I’m feeling rather inspired by all the Instagram photos I’m seeing my friends post lately of them sorting their gigantic piles of tax receipts, so I thought today would be the perfect day to start talking taxes with our Smart Artist Community!
One of the reasons I started this podcast series was I know from personal experience how overwhelming finances and taxes can be as an artist. I think we forget how much emotion there is tied to money- whether we have enough of it or we don’t have enough of it- and I know that even with my work as an accounting professional the areas of taxation can be so confusing!
Today, I want to arm you with some really basic finance knowledge to help you conquer your tax season! In today’s Friday 5, I’m going to share my favourite ways to organize all your tax receipts. These are all super easy tasks and by doing them now before heading into tax season you’re going to set yourself up for success for this year and beyond. I’m also giving away my #1 requested resource that I share with the clients I work with (see below to get your copy!)
LET’S GET STARTED!
1. Decide NOW how your want to organize and store your receipts, long-term. The Canada Revenue Agency requires you to keep your receipts up to 7 years (longer if you file late), so you want to create a system that will be compact and protect your paperwork. I personally love accordion files (like this one, available from Amazon.ca); cheap, effective, and compact!
How your receipts are organized within the folder may vary based on your individual situation, but here’s a cheatsheet of accordion file labels that I like to use with my own clients.
2. Create a system to organize digital receipts. With so many purchases being made online now it’s so easy to lose track of those e-mails receipts, so I’ve got a couple suggestions on how to keep this organized. A super easy tip for for digital storage is to create a folder called “2015 Receipts” within your preferred email program. (And then you’ll create a new folder each year). This way, whenever you receive a digital receipt in your email you move it into that folder right away. Don’t open the email, look at it, and think, “I’ll come back and file that later” because guess what- you probably won’t. 🙂 I know that’s something I struggle with personally; if I don’t deal with an email right away then it somehow disappears into the magical abyss! Bonus tip: set up a 2015 Income folder at the same time, to deal with all things income-related (copies of invoices you send, e-transfer payment receipts, etc).
3. One of my all-time favorite tools that I stumbled on a couple years ago is an app and online tool called OneReceipt. I loooooooove using OneReceipt because it has a really cool function where you can link it to your email and it will scan through your email and identify anything it thinks may be a receipt. You can then login to OneReceipt and view/label all those receipts online, and even share the info with your accountant as a PDF or Excel file.
There is also a downloadable iPhone app that lets you take photos of receipts on-the-go. If you’ve ever looked at a receipt that’s a year or two old, you’ll know that nowadays the ink doesn’t last very long on those thermal paper receipts. The last thing you want to do during a tax audit is try and figure out what date or amount was originally on that receipt. You can also add notes to the photo receipt, (i.e. for a taxi receipt you want to include where you were going, and why).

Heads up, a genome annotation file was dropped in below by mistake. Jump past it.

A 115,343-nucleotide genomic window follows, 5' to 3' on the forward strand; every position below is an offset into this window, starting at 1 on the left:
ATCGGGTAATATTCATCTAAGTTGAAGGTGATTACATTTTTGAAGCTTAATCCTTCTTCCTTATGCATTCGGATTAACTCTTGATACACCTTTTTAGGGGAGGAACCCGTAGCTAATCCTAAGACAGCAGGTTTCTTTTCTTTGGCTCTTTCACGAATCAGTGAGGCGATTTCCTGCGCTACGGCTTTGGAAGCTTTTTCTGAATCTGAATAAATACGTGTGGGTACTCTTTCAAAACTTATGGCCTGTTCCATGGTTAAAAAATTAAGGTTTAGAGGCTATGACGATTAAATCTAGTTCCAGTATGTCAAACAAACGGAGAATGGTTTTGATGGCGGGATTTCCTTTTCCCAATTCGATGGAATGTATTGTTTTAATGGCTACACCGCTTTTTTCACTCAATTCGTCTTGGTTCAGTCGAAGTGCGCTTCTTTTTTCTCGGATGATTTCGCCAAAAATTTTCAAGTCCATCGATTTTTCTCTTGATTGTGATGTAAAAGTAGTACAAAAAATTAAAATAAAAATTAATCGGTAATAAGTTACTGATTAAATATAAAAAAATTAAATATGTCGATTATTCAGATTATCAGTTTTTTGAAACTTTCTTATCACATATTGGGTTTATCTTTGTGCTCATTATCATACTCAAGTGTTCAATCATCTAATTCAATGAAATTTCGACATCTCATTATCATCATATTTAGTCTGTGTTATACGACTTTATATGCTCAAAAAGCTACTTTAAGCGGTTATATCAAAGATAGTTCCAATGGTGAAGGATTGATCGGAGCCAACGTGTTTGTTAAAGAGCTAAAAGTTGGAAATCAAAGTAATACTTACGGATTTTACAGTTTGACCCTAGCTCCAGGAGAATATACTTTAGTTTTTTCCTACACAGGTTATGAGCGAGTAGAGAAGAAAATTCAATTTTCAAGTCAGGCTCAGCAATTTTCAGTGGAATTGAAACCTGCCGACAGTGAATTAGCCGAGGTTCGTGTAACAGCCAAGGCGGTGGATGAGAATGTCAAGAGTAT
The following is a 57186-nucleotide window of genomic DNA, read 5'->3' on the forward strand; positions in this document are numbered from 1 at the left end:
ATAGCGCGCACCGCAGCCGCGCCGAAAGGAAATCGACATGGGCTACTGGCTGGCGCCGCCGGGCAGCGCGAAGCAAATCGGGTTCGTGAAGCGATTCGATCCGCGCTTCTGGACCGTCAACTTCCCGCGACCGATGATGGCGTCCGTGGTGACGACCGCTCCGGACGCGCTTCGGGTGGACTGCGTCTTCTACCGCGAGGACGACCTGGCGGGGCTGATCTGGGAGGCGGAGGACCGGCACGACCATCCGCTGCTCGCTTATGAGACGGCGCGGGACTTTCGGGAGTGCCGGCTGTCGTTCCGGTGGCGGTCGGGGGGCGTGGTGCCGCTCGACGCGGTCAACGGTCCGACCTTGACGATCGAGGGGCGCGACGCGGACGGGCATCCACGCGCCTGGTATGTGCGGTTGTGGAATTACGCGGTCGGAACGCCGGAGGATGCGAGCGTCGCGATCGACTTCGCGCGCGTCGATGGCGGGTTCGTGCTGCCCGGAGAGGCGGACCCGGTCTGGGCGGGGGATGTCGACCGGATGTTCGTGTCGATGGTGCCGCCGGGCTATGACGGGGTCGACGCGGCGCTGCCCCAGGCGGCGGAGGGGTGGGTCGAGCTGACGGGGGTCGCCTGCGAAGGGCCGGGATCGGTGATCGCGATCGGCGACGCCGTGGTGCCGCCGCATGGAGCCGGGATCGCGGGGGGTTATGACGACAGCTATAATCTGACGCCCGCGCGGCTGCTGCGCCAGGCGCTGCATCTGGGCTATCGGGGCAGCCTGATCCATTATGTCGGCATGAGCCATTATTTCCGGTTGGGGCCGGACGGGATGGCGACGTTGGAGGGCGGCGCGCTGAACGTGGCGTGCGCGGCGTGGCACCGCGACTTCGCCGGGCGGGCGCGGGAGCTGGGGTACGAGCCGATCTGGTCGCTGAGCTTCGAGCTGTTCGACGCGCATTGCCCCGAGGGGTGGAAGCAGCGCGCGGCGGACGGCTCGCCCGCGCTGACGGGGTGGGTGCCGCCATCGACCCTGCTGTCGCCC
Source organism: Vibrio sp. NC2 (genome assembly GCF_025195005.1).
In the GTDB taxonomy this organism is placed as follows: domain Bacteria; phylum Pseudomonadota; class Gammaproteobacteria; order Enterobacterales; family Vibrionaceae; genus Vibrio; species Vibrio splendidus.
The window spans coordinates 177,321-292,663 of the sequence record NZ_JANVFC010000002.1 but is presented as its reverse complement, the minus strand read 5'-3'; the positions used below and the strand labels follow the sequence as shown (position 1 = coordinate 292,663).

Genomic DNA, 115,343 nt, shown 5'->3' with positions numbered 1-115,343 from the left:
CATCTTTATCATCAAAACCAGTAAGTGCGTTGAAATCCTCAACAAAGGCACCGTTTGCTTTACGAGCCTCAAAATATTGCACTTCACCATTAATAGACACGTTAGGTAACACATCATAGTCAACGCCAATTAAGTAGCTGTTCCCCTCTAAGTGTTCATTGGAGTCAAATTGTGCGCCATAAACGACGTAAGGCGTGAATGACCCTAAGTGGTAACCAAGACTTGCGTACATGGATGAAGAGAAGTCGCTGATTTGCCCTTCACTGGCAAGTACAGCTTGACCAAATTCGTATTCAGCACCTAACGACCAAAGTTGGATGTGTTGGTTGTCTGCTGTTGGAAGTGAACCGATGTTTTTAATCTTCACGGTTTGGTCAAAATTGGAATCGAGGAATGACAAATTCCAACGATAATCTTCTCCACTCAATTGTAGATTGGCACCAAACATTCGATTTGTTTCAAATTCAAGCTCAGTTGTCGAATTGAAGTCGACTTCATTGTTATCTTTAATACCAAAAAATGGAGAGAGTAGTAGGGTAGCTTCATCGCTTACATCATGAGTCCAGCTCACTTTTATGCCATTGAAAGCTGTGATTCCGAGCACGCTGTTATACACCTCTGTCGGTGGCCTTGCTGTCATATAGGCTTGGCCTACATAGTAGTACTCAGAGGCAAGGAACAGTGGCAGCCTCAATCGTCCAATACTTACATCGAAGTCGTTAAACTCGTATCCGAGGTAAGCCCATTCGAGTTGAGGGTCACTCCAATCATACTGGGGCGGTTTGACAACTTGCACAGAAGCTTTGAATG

4. Organizing income becomes just as important as organizing receipts. If you run more than one business (for example, you teach under your own name and have a registered production company under a different name) you’ll end up filing out more than one self-employed section on your tax return. So, it’s really important to keep your income organized by activity. If you listened to our podcast episode 2 about invoicing, you’ll have learned the importance of a tracking document. Basically, if you’re not using a computerized accounting system, you’ll want to have a summary sheet of all invoices that you have sent out during the tax year (January-December). This is preferred to just having payment or cheque stubs as it will have the important information summarized including the date of invoice, who was invoiced, what the invoice was for, and how much. Click here for a sample invoice tracker!
5- The last tip is a special giveaway and it’s a real goody- I’m giving you an arts-specific cheatsheet of receipt categories I give to all the clients I work one-on-one with. How taxes are filed tends to be fairly standardized across different industries, but it can be a bit confusing trying to decide which expense goes into which category on the tax return. The cheat sheet I’ve prepared lists examples of the most common arts expenses for each category. Want it? Sign up below and we’ll deliver it instantaneously to your email inbox! Then, whenever you are ready, brew yourself a cup of your favourite tea, put on a fantastic movie, and dive in to sorting your receipts.
Remember, every individual is unique so use the guidelines above as general information only and see a tax pro about your specific situation.
Thanks for being a part of The Smart Artist community!